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What is the difference between performance materiality and overall materiality?

Performance materiality is a haircut (decrease) from overall materiality. Since overall materiality is the max amount that the financials can be misstated and still be free from material misstatement, the audit team will typically haircut overall materiality to calculate performance materiality.

Performance materiality is considered the amount or amounts set by the auditor at less than materiality for the financial statements as a whole to reduce to an appropriately low level the probability that the aggregate of uncorrected and undetected misstatements exceeds materiality for the financial statements as a whole.

For example, if overall materiality was $10,000, and the firm applied a 40% haircut, then performance materiality would be $6,000.

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  • How to set component materiality for a group audit?

    If a parent company has multiple subsidiaries that are material to the overall business, then the group audit team will have component audit teams to performs audit of those subsidiaries. Now, overall materiality is set at the parent company / group level, however, the audit team needs to assign materiality to each component audit (i.e. component materiality). Now, the question is, how do you allocate the group materiality to each component. There is no set method, but the AICPA/PCAOB have provided several guidelines to be followed: 1) To reduce the risk that the aggregate of detected and undetected misstatements in the group financial statements exceeds the materiality level for the group financial statements as a whole, the component materiality level is set lower than the group materiality level. 2) Different materiality levels may be established for different components. 3) The component materiality level need not be an arithmetical portion of the group materiality level and, consequently, the aggregate of the component materiality levels may exceed the group materiality level. So as an example, if “group materiality” is $9,000, and there are 3 components, then we should think about how to set materiality for each of the components. It would be way too risky to set component materiality at $9,000 for each of the components since that is equal to the group materiality. If component materiality was set at $9,000, then there is a chance that misstatements at the component level could go undetected, and when aggregated with other components, the total undetected misstatement could exceed group materiality of $9,000. Ultimately, the audit team should use their judgement and set materiality at various levels below $9,000 based on the size, complexity, and other factors of the specific component. Despite your component materiality levels, the “clearly trivial threshold” is determined at the group level and is the same for all components regardless of component materiality.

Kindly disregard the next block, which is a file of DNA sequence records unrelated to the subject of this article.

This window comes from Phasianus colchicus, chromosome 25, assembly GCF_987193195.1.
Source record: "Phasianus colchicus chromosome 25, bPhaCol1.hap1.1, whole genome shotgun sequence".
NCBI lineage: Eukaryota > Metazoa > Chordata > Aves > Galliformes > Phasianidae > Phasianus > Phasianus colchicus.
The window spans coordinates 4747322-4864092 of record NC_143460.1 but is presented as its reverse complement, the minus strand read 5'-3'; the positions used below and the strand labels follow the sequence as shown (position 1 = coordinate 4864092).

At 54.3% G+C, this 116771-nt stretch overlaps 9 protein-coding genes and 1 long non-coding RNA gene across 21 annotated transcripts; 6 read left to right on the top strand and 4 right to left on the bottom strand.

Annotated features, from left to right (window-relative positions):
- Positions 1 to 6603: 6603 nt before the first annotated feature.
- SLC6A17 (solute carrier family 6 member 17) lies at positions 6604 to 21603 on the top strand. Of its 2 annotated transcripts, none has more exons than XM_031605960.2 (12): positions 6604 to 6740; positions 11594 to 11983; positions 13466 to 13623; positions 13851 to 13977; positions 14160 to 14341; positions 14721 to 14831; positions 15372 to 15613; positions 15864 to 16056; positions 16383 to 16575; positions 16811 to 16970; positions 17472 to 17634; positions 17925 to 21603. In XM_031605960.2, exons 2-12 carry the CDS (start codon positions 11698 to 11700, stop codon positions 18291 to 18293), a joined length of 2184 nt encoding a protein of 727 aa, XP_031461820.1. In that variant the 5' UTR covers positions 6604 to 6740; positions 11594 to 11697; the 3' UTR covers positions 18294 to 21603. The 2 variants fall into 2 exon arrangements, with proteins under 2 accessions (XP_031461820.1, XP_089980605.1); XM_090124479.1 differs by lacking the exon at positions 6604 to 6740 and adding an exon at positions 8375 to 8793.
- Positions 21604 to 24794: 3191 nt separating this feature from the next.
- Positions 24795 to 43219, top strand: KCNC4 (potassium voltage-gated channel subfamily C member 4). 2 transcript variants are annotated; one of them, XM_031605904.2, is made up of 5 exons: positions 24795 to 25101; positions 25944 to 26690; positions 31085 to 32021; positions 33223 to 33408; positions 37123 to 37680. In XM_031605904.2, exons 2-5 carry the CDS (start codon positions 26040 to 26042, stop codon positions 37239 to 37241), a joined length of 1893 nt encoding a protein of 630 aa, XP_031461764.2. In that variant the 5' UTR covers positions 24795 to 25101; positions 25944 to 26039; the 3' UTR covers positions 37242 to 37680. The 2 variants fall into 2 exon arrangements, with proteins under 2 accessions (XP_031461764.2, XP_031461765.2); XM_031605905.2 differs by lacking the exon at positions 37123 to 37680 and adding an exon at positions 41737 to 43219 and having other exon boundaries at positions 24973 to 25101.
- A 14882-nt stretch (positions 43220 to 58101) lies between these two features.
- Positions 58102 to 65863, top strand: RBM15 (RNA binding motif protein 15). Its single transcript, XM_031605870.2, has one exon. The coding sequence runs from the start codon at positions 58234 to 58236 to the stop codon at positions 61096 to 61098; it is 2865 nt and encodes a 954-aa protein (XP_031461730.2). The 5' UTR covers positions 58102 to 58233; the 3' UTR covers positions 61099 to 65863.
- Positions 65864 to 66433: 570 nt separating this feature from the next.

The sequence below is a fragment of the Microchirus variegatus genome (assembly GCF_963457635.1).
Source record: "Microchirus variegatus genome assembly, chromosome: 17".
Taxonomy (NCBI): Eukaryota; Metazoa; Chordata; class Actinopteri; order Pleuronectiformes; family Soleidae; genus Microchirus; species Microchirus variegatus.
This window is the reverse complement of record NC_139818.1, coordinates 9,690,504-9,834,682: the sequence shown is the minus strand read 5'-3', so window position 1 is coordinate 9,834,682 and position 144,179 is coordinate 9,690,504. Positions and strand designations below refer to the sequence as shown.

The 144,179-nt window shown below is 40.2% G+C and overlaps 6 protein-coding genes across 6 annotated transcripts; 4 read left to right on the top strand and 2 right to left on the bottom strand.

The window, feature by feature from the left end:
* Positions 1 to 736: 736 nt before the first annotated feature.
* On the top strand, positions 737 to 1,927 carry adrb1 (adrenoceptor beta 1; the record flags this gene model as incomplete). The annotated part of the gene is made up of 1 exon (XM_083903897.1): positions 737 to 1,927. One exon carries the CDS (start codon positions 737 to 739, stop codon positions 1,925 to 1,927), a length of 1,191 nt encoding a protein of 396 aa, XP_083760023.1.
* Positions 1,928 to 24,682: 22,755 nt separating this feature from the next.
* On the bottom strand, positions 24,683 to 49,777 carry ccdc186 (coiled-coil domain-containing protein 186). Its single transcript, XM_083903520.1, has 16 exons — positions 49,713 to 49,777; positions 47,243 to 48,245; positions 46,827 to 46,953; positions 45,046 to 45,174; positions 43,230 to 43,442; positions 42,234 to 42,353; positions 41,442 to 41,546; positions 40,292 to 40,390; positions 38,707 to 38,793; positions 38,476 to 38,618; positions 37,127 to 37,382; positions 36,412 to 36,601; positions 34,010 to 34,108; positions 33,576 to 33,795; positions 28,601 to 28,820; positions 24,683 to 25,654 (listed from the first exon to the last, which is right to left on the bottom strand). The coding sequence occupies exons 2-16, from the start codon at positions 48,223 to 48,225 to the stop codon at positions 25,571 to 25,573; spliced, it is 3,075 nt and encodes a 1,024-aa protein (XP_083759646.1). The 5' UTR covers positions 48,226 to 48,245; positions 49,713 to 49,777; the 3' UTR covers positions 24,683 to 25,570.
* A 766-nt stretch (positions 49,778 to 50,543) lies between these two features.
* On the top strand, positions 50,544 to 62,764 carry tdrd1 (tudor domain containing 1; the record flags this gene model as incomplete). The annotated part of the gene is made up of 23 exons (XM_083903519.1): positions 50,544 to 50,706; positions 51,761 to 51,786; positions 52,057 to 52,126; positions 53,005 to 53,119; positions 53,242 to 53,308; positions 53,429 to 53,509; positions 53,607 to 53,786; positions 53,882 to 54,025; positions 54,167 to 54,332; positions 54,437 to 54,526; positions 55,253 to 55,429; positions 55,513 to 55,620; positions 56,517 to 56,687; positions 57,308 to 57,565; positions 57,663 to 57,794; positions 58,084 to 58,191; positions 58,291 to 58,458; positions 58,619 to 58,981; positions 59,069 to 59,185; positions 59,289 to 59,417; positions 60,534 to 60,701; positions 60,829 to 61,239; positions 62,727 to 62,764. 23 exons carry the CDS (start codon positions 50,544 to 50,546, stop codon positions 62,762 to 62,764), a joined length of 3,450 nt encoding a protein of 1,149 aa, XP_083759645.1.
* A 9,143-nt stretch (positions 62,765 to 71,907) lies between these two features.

• What is the relationship between audit risk and materiality?

    Audit risk has an inverse relationship with materiality. The lower the materiality, the higher the audit risk as a lower materiality means there is less room for error.

  • What is the clearly trivial threshold?

    Audit teams should establish a “clearly trivial threshold”, which is usually calculated as a percentage of overall materiality (e.g. 5% of overall materiality). Audit teams need to define this threshold because there may be errors that are below overall materiality, that when aggregated with other misstatements, may result in a material misstatement. How to calculate the clearly trivial threshold? If overall materiality is $10,000, and the audit firm establishes the “clearly trivial threshold” by applying 5% (each firm will have their own methodology), then the clearly trivial threshold would be $500. How to interpret the clearly trivial threshold? Now that we know the clearly trivial threshold is $500, each member of the audit team should understand that if there is an error that is less than $10,000 but greater than $500, it needs to be recorded to a list (typically tracked in the audit software). While the difference or error won’t result in a material misstatement on an individual basis, when combined or aggregated with other errors, there could be a material misstatement. How to aggregate differences to assess if a material misstatement exists? At the end of the audit, the audit team should combine all of the errors or differences that are less than $10,000 but greater than $500 by the financial statement line item they impact. For example, if the audit team identified the 3 errors that all related to revenue (see below), then the aggregated impact is $10,750, which is above overall materiality of $10,000. Now there is a material misstatement to revenue! How can I keep track of all these small differences? Make life easier by having everyone on the team keep track of these differences as they go. Have a centralized workpaper in the audit file where the team tracks them. Otherwise, you’ll have to go through all of the workpapers at the end of the audit to make sure items below materiality don’t aggregate to a material misstatement! If you’re studying for the CPA exam, the Universal CPA Review course is the #1 course for visual and video learners. You can find 12 critical study tips that other candidates used to successfully pass the CPA exam here. Start a free trial by clicking the button below: